IOC Fellows's picture Submitted by IOC Fellows November 6, 2021 - 4:36pm

A woman wearing black glasses is sitting on a gray couch, looking down at her silver Apple laptop on her lap, and drinking from a mug of coffee from her left hand.


Contributing Team:  Allison Davis, Ashot Ter Avanesian, Mark Roy, Jonathan S. Marion, Keyaunoosh Kkassauei, Isik Tacoglu

The name Dorie Clark has become ubiquitous in the coaching industry. Her content is showing up on Facebook feeds, e-mail campaigns, and interviews across LinkedIn. During the Institute’s Coach X Conversation in April, Jeffrey Hull interviewed Dorie Clark to explore her three-step framework to establishing coaches as expert thought leaders:

  1. Content creation— take your idea and develop articles, blogs, and other media to differentiate yourself,
  2. Social proof—engage others to validate your idea or expertise using your past experiences, social media, and articles, and
  3. Network—share with your network to support your ideas AND spread them exponentially.

Dorie’s advice to grow your coaching business is both transformational, and a little bit daunting. But when the steps are broken down, they become easy to follow. 
In this blog, our team explores content creation and how your network can help create thought provoking breakthrough ideas. We will follow up with a second blog looking at how to leverage networking that establishes social proof. 
Dorie explained in her IOC interview why content creation is so crucial for professional coaches to become recognized experts in their field. Many hard-working coaches focus solely on getting results for their clients, underestimating the marketing value of being recognized as a go-to authority. While time-consuming at the beginning, such an investment will pay dividends in the long run. Content creation, or becoming the definitive resource on a topic, can ignite your network and give you the social proof required for your success. 
Content creation allows people to understand your values, principles, and mindset, as well as your approach and methodology to your own work. It lets your prospective clients get to know you as a person and as a professional. Content creation does not have to be difficult, as feared by many coaches—it's not like writing a scientific article. Dorie’s tip is to identify a problem you want to solve. Create a point of view and how it relates to your niche or area of focus.  Reading blogs, books and reflections from experts is a great way to collect information to build your point of view, but an overlooked resource is engaging your own network. Networking and community building—her third step—is foundational to supporting your content creation (and eventually social proof.) Your colleagues and community can provide engaging insights, case studies, and anecdotal evidence to the problem you are trying to solve.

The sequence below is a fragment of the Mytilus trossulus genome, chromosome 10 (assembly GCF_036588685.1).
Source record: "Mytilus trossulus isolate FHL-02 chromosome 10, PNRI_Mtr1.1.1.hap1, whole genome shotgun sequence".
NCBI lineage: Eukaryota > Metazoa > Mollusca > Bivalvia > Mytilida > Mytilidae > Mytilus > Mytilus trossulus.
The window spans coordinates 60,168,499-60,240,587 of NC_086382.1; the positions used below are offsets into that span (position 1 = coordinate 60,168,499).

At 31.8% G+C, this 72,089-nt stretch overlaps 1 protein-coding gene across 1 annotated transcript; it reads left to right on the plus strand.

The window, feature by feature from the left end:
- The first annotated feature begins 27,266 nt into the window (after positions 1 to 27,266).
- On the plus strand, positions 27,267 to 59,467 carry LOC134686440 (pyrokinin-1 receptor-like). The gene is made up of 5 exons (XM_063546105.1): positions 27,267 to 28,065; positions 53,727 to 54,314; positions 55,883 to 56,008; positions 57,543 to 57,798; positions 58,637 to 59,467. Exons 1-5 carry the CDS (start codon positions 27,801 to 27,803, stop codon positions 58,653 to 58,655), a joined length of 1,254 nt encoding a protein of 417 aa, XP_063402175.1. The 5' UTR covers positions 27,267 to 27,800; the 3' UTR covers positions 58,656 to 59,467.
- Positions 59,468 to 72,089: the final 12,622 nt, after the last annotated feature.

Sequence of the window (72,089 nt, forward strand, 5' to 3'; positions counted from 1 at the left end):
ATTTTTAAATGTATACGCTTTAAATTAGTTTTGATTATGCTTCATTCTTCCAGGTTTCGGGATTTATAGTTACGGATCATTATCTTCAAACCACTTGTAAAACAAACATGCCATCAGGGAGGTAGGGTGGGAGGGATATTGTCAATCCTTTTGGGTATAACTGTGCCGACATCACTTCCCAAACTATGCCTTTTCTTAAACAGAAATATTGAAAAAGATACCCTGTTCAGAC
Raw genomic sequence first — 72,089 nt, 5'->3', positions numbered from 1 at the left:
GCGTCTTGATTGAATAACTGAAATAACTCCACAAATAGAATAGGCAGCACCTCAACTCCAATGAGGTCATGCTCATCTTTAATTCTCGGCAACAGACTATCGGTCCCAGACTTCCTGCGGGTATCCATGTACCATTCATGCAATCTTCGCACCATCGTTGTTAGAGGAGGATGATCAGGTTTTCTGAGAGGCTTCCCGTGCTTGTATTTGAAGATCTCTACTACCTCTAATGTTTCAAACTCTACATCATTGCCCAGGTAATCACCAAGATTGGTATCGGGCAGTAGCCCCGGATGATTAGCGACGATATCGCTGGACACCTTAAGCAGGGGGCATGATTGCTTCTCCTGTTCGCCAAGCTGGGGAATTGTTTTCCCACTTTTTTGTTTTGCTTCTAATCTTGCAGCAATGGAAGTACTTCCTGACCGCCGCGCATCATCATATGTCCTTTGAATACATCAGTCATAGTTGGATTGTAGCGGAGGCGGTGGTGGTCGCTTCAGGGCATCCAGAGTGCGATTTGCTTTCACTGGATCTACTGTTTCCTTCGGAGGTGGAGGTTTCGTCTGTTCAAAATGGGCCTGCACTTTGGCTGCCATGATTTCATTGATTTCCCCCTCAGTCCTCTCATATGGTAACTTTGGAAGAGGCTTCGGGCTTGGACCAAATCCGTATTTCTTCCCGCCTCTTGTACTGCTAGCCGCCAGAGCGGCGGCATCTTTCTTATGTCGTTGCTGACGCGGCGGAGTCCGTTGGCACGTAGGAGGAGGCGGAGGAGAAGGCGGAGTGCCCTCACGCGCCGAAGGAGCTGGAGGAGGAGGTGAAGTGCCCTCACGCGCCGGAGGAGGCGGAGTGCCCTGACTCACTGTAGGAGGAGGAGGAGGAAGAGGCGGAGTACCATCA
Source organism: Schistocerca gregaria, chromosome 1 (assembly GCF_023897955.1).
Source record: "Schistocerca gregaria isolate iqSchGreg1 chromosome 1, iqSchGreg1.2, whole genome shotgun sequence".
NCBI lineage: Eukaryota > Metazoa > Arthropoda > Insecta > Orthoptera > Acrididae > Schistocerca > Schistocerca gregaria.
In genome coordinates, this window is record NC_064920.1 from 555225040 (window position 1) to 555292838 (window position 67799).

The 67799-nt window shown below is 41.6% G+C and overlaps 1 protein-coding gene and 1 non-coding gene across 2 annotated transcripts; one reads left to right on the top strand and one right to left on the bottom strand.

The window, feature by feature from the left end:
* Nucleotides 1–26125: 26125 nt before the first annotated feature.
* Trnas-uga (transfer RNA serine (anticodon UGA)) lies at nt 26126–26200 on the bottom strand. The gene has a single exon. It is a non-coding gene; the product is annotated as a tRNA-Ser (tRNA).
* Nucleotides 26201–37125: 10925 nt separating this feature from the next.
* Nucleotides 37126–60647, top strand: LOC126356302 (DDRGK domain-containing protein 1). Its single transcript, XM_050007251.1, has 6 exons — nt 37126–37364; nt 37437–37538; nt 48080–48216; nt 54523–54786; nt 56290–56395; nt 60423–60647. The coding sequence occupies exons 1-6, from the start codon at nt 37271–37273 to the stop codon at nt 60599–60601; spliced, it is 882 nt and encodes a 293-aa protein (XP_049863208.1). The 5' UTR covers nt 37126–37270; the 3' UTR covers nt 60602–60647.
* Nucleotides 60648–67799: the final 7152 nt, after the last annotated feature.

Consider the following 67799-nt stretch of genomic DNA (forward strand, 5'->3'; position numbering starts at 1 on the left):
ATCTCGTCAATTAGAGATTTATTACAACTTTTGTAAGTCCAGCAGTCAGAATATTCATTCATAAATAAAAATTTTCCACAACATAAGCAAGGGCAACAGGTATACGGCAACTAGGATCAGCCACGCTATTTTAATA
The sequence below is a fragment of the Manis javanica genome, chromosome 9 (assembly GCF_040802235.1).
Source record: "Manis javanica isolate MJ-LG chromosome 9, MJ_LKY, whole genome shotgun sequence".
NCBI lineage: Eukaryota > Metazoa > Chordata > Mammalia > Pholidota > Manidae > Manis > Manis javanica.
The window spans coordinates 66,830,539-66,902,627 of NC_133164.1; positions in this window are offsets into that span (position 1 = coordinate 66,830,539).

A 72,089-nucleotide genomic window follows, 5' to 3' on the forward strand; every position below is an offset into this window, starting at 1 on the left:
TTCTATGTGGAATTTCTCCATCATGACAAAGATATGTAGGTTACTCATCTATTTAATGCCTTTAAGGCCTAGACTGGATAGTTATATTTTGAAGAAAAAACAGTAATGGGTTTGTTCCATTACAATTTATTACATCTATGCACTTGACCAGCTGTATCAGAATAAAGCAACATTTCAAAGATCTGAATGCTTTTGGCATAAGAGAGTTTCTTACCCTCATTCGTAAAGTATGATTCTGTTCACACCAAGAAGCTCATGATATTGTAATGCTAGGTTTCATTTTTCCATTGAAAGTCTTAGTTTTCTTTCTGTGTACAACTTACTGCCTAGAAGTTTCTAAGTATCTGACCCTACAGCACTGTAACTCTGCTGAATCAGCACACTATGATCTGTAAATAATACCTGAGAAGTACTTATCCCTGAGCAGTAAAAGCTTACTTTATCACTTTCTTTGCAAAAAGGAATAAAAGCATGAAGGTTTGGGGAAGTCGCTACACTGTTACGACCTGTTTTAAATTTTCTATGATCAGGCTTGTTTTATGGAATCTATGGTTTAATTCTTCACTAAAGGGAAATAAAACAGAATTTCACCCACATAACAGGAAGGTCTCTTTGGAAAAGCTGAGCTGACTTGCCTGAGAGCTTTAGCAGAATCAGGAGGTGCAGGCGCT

Have you developed your coaching niche and identified a problem only you can solve? If so, who are the top thinkers you can cite to build your content and merge with your network interviews and content research? Creating content can feel overwhelming, Dorie recommends starting small. What matters is you find new research and “actual data that is new, accurate and revealing,” to differentiate yourself as an expert and thought leader, according to Dorie. 
Dorie believes an important first step in building a coaching practice is to understand what you do really well and let that guide where you should put your energy. Being a recognized expert can be a true differentiator for current and future clients. The goal is to pull your clients toward you by creating meaningful, thought-provoking content. 
Actions to take include:

  • LinkedIn Live Interviews
  • Webinars
  • Podcasts
  • Publishing wherever possible 

Dorie calls this a “ladder” strategy to publish (see her book Stand Out for more tips). Dorie is well established, but if you listen to her “story,” she is honest about her own internal exploration and the work it took to stitch together her experiences and come up with a thread for her own expertise. 
To start your own process, an IOC Fellow recommends writing down valuable insights from coaching sessions or peer discussions in a separate notebook and then shaping those into various content formats once every 1-2 weeks (i.e., posts, blogs, podcasts). Once you have shaped your narrative, include your network to provide other reflections and expand the content. A side bonus of content creation is that the process of transforming an insight into a concise, easily readable narrative helps coaches crystalize their ideas, often leading to creation of new coaching techniques or exercises.
Creating meaningful content can be the beginning of the journey of personal brand development and becoming a recognized expert. It’s a great method to engage your network and community. Our connections may be more expansive than we imagine. Our challenge is to discover who in our network can amplify and advocate for us by adding to our content and exploring the problem we are trying to solve. Our next blog will explore Social Proof and Networking.  

Takeaways for Coaches - Self-coaching Questions:
  1. What idea have you been thinking about to create content?
  2. Who in your network or community can help you expand that content?
  3. How will you make your content easy to connect to existing and new prospects?
  4. What platform for content are you most comfortable with using i.e. LinkedIn, YouTube, Instagram, etc.?

Dorie Clark’s website has tons of articles, access to her podcast and a great free tool: Finding Your Breakthrough Idea Self-Assessment: 139 questions to get your started on your own unique content creation journey!